Agricultural historian Bonnie Lynn-Sherow closes Colorado College’s State of the Rockies series tonight, with a talk on “The Mythological Power of the Family Farm.” The Kansas State University history professor connects the history of the family farm ideal with Jeffersonian principles. KRCC’s Michelle Mercer spoke with Lynn-Sherow about that history, and met up with some eastern Colorado farmers to see how the Jeffersonian ideal holds up today.

Audio clip: Adobe Flash Player (version 9 or above) is required to play this audio clip. Download the latest version here. You also need to have JavaScript enabled in your browser.

Disclaimer: Colorado College is KRCC’s licensee.

 

5 Responses to Jeffersonian Ideals and the State of Farms

  1. Lisa says:

    Lynn-Sherow is a genius. Everyone should worship her. I love the mellifluous sound of her voice. :) Very interesting segment.

  2. John says:

    Michelle’s stories are always well-crafted and bring a local yet universal touch to the subject at hand. It’s hard not to come away with a bit more insight than before. And… I love the mellifluous sound of her voice. :-)

  3. Lauren says:

    Very interesting segment! What with all this fake-argument in Texas about the religious commitment of the founders, it takes experts in their field like Lynn-Sherow to remind us of the facts! Great job!

  4. […] Life. Leave a Comment Just what makes a family farm a “Family Farm?” Journalist and NPR contributor Michelle Mercer recently spoke with Farm Bureau members John and Susan Leach about what […]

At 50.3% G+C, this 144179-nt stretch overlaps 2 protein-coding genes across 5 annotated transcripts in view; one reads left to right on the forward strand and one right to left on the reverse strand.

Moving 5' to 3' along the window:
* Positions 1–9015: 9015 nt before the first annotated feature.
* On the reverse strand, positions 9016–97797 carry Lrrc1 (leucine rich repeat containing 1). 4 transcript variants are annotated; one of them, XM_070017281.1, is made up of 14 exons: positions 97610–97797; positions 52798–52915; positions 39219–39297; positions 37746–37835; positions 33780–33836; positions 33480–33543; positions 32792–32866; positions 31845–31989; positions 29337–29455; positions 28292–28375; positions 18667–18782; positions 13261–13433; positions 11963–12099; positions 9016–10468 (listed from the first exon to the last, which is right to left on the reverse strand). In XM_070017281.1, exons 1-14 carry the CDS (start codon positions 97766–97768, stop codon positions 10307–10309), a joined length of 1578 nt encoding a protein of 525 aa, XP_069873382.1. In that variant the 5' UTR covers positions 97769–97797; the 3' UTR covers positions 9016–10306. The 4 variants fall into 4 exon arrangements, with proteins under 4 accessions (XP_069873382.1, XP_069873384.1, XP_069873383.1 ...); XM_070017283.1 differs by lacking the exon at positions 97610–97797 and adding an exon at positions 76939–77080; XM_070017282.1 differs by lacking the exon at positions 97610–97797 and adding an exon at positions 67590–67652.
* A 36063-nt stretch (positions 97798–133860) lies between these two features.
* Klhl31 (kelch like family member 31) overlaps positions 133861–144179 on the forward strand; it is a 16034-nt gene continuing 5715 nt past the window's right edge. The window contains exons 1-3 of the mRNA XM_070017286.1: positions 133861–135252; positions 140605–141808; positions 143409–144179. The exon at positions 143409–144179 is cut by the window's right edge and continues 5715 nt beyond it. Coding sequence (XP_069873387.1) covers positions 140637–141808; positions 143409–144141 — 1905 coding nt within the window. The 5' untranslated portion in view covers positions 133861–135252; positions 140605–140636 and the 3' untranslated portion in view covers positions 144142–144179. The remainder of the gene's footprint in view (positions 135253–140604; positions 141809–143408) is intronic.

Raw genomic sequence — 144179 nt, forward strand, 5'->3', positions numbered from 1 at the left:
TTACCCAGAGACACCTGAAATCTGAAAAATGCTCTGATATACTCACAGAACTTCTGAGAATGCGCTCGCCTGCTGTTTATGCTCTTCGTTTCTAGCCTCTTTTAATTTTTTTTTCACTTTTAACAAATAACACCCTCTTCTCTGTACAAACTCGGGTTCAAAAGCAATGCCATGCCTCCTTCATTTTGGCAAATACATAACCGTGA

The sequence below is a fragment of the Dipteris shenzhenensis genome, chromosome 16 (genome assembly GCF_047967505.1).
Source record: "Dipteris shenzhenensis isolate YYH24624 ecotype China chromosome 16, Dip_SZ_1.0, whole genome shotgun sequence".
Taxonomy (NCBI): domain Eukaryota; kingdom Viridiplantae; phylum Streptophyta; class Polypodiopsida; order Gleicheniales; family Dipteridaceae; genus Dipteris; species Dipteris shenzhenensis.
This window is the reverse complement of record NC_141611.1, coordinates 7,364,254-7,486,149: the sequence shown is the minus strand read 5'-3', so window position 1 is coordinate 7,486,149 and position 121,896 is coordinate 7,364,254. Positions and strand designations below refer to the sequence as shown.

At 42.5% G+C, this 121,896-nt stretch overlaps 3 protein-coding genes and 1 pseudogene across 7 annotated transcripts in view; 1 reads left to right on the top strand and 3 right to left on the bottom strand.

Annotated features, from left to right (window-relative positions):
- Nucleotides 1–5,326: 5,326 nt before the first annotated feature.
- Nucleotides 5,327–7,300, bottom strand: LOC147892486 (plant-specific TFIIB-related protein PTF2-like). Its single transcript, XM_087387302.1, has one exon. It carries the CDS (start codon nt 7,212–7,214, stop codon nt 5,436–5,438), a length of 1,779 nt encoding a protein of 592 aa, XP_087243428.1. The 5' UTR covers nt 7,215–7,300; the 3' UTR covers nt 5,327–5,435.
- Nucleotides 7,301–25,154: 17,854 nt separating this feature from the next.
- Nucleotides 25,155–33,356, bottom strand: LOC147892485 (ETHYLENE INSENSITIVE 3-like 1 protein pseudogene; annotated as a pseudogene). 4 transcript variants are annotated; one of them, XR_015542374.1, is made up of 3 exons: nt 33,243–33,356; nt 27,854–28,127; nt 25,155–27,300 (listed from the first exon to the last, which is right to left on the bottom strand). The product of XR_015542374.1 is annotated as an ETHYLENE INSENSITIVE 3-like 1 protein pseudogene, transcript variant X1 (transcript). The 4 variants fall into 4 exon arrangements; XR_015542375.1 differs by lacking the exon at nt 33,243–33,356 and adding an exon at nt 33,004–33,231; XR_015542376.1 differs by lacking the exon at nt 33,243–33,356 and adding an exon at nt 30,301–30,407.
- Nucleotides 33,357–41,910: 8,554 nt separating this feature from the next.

5. Brenda says:

    Bonnie Lynn-Sherow, Kansas State History Professor and a native Canadian, brings her wealth of historical knowledge and applies it to the past and present farmer and his community. She is able to unmask the facade, first presented by Jefferson….very informative and interesting listen! Thank you Professor Lynn-Sherow for enlightening us!

News

AP
February 6, 2016 | NPR · Again, the Republicans engaged in an intense brawl that was framed by Carson’s delayed entrance and an tough confrontation between Chris Christie and Marco Rubio.
 

February 6, 2016 | NPR · It was the last debate before the New Hampshire primary and Donald Trump was back onstage. Which GOP candidate ended up with the most talking time?
 

Getty Images
February 6, 2016 | NPR · Marco Rubio fast became a target, Donald Trump kept a lower profile and Ted Cruz, who won in Iowa, was on defense straight off the bat.
 

Arts & Life

WireImage
February 6, 2016 | NPR · Game of Thrones may have killed off many major characters, but the manipulative, scheming Queen Cersei is still standing. We’ve invited Headey to play a game called “You win and you die.”
 

February 6, 2016 | NPR · NPR’s Ina Jaffe talks with Scott Simon about the struggle to find the right words to describe older people. Longevity and lifestyles have changed and the language hasn’t kept up.
 

AP
February 6, 2016 | NPR · Daring visual artists, whose edgy work challenges religious and political taboos, have become a critical voice in the conservative kingdom — where open calls for reform are a criminal offense.
 

Music

Courtesy of the artist
February 6, 2016 | NPR · With more than 80 world premieres to her credit, Barbrara Hannigan, an intrepid soprano and conductor, has a knack for making modern music sound effortless and approachable.
 

Coldplay Music/YouTube
February 6, 2016 | NPR · These days, it’s pretty much impossible to miss a discussion on cultural appropriation. But we explore where we draw the line between what’s acceptable and what’s downright offensive.
 

Courtesy of the artist
February 6, 2016 | NPR · The duo School of Seven Bells wrote its final album together in 2012. Alejandra Deheza didn’t know then that her bandmate and songwriting partner wouldn’t live to see its release.
 

Get the KRCC iPhone App

The Writer's Almanac

Radiolab